Neil Woods: In the UK 50,000 children are dealing heroin, per the UK government website. This information is now removed now from the website due likely to embarrassment. I first bought heroin from a child in 2001 as undercover cop. Now it is the norm, before it was shocking – you are now more likely to buy heroin from a child than an adult. Why have we gotten to a situation where children are frontline heroin dealers? That is my fault as a former undercover police officer. Organized crime adapts and drug prohibition gave birth to this. Drug policing sharpens the sword of organized crime. Looking around Europe there is a direct correlation between punitive action and these trends. The British system is important as it was the last European system resistant to war on drugs. If you developed a problem with drugs you went to a doctor and what that meant for heroin and cocaine you were given safe supply by the doctor. We can see here very quickly what has happened in much shorter space of time once this system ended. At end of this system there was 1,046 heroin users and this was falling – 15 years later there was over 300,000. This created an epidemic as they rapidly caught up with other countries who had hard prohibition. When I was talking with a child dealing heroin, he said it would take him just a few hours to access a gun, and that the last time he needed a gun he was instead offered a hand grenade which he took home and put in his sock drawer at home, this was over a territorial dispute in drug dealing and he fully expected to need to use it. In three generations the control of heroin dealing has gone from doctors to 15 year old with hand grenades. In 1920s and 1930s there were apparently 100,000s heroin users in New York alone while in UK this was in the 100s. Use of police informants makes the market more ruthless and violent as police very actively seek informants for drug dealing specifically, only the most ruthless don’t get grassed on. In Sweden and UK you see massive violence and child dealing – but there are no children dealing heroin in Switzerland. Switzerland, Netherlands no longer have heroin problem due to use of prescription heroin access. If you want to save lives and protect children we need to learn from these systems, this should if nothing else be a child protection issue.
Italian Speaker: I used to be a GP in the community and I started to be aware of the drug scene in Padoa where I qualified as a doctor. I had a dozen heroin patients there and in Venice I came across widespread heroin use. In the 90s in Venice we couldn’t even distribute methadone and heroin was everywhere. This was caused, in part, by Yugoslavian Civil War and the environment flooded with heroin. Italian doctors did not know how to deal with heroin use, let alone teenagers using drugs, 15 and 16 year olds were coming with massive dependency on heroin. England’s GPs could prescribe methadone but Italian’s couldn’t. I needed to pioneer the use of buprenorphine instead of methadone in Venice – I didn’t care about official policy but felt it was my duty to do this. Because Venice is a tourist city none of the media wanted to cover this issue. I ended up with 40,000-50,000 drug users wanting to access this buprenorphine. Police saw that there was an 80% drop in related issues for the police. There was a large HIV scare at this time, lots of stigma as a result of how people see the problem. Eventually health authorities closed my practice and with support of others I set up an organization offering medical support for people who use opioids. At this time there were people with jobs and kids bankrupted by heroin use. The mayor of a local town said what I was doing is good, but please don’t do it in my town. We put his town hall under siege from all drug users of the region. I was also able to provide rehab, housing etc and this was really not agreed with the political authority, there was some support from Green party and “radical party” but this was not common, many politicians were very corrupted by the mafia. By Italian law if you’re caught by the police all assets are seized by the state, in theory, however, many mafioso were let away with this as they were covered by secret service. North East Mafia’s illgotten assets managed to fund the touristic businesses in Venice. People often wondered why I was doing this work, I then moved to England, worked in the UK for 20 years and my knowledge expanded also into stimulant abuse, problematic alcohol use – in Venice there is alcohol friendly culture. In Venice it is not seen as a medical problem. Only a doctor can know if this is a problem. Whatever job you do you end up relating to drug users in different ways, it challenges your human sensibilities. London was flooded with Italian addicts at the time running for their lives from Italy and burdening all of the social services in England, exporting their problems and contributing to xenophobic feelings – Brexit vote wasn’t helped by these Italian addicts. This work in my life has been appreciated and I have received awards. My years in England have shown me the tail end of the British system and in the 90s I promoted progress in Essex, sessions with patients that were witnessed by police officers to show them this is a medical problem. Highgate in London allowed prescription of medication to drug users through probation office which was a fantastic success. Movements in the 1960s in America was result of marijuana criminalization. Health official was sacked for saying that alcohol is doing much more damage than heroin.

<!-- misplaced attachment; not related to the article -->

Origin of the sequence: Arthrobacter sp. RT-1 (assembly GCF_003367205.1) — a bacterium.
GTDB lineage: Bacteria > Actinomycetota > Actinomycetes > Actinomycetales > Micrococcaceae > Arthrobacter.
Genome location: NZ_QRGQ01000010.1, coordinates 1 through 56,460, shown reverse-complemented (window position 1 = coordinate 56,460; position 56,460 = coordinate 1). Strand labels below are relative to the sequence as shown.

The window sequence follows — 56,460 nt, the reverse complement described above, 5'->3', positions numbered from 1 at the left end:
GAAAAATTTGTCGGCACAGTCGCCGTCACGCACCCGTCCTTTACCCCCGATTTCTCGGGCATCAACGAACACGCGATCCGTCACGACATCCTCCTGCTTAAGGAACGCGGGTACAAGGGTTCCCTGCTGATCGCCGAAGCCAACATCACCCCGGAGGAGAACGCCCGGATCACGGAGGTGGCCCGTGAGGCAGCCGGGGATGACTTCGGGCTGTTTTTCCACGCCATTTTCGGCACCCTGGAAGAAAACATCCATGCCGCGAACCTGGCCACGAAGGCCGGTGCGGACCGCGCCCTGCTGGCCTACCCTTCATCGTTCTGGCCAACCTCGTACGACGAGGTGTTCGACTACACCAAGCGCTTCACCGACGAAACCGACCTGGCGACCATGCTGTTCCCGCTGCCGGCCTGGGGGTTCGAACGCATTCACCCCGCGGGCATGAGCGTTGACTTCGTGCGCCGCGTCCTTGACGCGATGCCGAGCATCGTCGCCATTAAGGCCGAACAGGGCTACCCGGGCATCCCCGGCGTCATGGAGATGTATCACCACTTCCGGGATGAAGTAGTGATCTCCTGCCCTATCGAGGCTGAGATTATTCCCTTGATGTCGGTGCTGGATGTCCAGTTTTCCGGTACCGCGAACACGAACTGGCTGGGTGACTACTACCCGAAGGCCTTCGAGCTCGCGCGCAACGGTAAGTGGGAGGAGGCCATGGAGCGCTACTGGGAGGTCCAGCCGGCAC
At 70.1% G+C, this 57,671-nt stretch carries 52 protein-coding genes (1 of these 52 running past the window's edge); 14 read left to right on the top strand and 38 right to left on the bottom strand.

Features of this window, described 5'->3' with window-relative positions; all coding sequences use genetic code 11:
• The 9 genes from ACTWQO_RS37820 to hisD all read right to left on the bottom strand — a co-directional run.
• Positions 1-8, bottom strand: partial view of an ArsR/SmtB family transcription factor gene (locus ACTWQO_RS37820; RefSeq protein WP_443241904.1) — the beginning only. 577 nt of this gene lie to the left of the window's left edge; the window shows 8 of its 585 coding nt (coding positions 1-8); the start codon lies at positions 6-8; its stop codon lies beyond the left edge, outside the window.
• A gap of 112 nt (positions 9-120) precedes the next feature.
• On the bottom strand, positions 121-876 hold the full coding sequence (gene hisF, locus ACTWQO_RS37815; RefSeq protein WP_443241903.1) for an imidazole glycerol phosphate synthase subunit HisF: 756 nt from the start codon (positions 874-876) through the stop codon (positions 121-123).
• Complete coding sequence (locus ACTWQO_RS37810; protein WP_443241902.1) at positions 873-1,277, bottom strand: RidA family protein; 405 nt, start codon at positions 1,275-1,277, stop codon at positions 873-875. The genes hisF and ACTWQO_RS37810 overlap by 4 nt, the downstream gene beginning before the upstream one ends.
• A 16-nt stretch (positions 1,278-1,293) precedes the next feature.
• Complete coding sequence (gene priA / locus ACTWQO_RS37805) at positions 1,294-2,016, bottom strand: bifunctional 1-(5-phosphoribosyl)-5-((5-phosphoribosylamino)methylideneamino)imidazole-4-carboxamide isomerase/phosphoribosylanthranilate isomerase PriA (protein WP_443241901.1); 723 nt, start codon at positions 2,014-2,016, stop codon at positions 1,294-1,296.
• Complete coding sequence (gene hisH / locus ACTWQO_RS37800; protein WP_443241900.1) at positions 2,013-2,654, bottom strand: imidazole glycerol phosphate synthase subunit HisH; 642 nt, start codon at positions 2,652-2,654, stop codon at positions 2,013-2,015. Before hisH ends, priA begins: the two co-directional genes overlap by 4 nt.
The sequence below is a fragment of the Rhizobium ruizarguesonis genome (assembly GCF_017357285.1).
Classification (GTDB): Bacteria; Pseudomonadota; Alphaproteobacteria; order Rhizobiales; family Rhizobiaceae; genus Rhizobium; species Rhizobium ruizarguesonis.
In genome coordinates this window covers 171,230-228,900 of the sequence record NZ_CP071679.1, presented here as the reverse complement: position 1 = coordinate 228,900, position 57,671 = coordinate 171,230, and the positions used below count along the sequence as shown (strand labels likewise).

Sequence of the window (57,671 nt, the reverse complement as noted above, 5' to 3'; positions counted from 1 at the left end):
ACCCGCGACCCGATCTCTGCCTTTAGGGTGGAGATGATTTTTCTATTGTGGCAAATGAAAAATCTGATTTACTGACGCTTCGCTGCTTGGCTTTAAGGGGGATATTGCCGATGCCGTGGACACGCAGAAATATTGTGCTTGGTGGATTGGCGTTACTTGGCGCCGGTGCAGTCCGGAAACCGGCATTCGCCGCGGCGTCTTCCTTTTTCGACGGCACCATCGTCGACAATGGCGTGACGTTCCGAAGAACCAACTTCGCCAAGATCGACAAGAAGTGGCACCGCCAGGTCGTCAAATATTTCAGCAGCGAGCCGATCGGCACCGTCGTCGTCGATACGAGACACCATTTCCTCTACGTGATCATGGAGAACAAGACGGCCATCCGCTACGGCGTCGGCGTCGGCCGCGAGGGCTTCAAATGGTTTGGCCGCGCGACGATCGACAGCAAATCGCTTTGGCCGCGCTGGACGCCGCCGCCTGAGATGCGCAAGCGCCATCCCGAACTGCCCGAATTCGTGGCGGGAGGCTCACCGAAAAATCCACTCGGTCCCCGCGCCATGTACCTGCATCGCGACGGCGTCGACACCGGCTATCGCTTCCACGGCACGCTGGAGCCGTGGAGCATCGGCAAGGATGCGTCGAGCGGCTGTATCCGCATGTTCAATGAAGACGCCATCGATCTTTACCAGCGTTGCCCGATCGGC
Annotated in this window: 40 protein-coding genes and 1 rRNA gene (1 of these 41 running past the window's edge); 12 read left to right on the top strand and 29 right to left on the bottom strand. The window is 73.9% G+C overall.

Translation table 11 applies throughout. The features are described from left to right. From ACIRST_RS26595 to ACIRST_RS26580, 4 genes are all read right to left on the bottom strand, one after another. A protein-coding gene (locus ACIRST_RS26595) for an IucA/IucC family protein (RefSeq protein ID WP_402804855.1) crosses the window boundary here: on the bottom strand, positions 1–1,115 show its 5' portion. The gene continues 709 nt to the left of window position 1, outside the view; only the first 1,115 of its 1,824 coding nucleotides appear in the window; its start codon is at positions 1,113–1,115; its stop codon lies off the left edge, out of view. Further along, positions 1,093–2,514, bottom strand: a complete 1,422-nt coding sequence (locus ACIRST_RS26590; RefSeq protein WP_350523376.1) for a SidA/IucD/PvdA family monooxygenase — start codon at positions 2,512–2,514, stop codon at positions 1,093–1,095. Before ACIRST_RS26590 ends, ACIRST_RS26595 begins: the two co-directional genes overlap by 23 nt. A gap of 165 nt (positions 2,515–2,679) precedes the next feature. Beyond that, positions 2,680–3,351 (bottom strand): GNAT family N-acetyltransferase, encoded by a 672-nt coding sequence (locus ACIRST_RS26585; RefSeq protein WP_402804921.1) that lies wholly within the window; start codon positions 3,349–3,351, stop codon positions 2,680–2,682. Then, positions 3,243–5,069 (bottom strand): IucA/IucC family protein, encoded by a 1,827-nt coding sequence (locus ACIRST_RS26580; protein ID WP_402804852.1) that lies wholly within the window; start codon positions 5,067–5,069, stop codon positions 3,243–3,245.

Moderator: Side-event about cannabis and mortality attracted large numbers of prohibitionist doctors etc. They drew link between getting AIDS and cannabis, same psychiatrist is also now quoted about cannabis and psychosis, however in NL there is no spike between mental illness and cannabis.
Italian Doctor: Some psychedelic drugs can trigger predisposed psychosis, but this doesn’t mean if you do marijuana you will get psychosis. There is too much generalization by politicians that doesn’t account for individual differences and we should defend the right to be different. A student smoking spliff all day won’t pass the exam but this doesn’t make it bad.
Moderator: Marijuana is very common but we can’t discuss this.
Question: What do the police do with the children who are arrested for dealing?
Neil Woods: They are criminalized but there is now a political discussion to change this, they should be viewed as victims instead. In the UK you can criminalize children, once older than the age of 10. Shorter sentences makes them very useful to organized crime as they are released very quickly.